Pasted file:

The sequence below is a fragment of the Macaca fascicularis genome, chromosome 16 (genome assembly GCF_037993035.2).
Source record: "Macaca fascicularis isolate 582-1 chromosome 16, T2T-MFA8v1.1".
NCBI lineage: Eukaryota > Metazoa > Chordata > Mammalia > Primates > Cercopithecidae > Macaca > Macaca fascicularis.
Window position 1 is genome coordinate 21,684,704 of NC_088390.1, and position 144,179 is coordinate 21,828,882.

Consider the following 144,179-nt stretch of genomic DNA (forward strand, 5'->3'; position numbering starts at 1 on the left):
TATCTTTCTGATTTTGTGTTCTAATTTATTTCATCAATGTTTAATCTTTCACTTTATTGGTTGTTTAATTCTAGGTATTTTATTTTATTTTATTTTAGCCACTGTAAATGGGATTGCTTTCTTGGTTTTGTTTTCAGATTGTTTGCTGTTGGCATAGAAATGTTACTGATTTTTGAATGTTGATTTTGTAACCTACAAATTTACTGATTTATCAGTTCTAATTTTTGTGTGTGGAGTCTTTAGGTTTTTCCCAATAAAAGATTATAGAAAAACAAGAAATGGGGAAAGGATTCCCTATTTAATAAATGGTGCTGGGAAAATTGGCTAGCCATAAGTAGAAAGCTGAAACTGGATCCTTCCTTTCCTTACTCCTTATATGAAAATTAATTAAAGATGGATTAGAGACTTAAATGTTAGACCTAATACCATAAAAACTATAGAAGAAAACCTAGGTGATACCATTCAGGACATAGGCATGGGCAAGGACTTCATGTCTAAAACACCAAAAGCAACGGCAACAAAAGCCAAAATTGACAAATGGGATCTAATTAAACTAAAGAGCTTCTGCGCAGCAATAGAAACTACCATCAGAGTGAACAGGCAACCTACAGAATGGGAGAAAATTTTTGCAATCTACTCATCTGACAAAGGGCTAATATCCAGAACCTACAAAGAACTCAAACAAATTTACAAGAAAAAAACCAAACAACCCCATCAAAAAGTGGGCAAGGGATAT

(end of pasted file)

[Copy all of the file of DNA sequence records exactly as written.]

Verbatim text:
The sequence below is a fragment of the Macaca fascicularis genome, chromosome 16 (genome assembly GCF_037993035.2).
Source record: "Macaca fascicularis isolate 582-1 chromosome 16, T2T-MFA8v1.1".
NCBI lineage: Eukaryota > Metazoa > Chordata > Mammalia > Primates > Cercopithecidae > Macaca > Macaca fascicularis.
Window position 1 is genome coordinate 21,684,704 of NC_088390.1, and position 144,179 is coordinate 21,828,882.

Consider the following 144,179-nt stretch of genomic DNA (forward strand, 5'->3'; position numbering starts at 1 on the left):
TATCTTTCTGATTTTGTGTTCTAATTTATTTCATCAATGTTTAATCTTTCACTTTATTGGTTGTTTAATTCTAGGTATTTTATTTTATTTTATTTTAGCCACTGTAAATGGGATTGCTTTCTTGGTTTTGTTTTCAGATTGTTTGCTGTTGGCATAGAAATGTTACTGATTTTTGAATGTTGATTTTGTAACCTACAAATTTACTGATTTATCAGTTCTAATTTTTGTGTGTGGAGTCTTTAGGTTTTTCCCAATAAAAGATTATAGAAAAACAAGAAATGGGGAAAGGATTCCCTATTTAATAAATGGTGCTGGGAAAATTGGCTAGCCATAAGTAGAAAGCTGAAACTGGATCCTTCCTTTCCTTACTCCTTATATGAAAATTAATTAAAGATGGATTAGAGACTTAAATGTTAGACCTAATACCATAAAAACTATAGAAGAAAACCTAGGTGATACCATTCAGGACATAGGCATGGGCAAGGACTTCATGTCTAAAACACCAAAAGCAACGGCAACAAAAGCCAAAATTGACAAATGGGATCTAATTAAACTAAAGAGCTTCTGCGCAGCAATAGAAACTACCATCAGAGTGAACAGGCAACCTACAGAATGGGAGAAAATTTTTGCAATCTACTCATCTGACAAAGGGCTAATATCCAGAACCTACAAAGAACTCAAACAAATTTACAAGAAAAAAACCAAACAACCCCATCAAAAAGTGGGCAAGGGATAT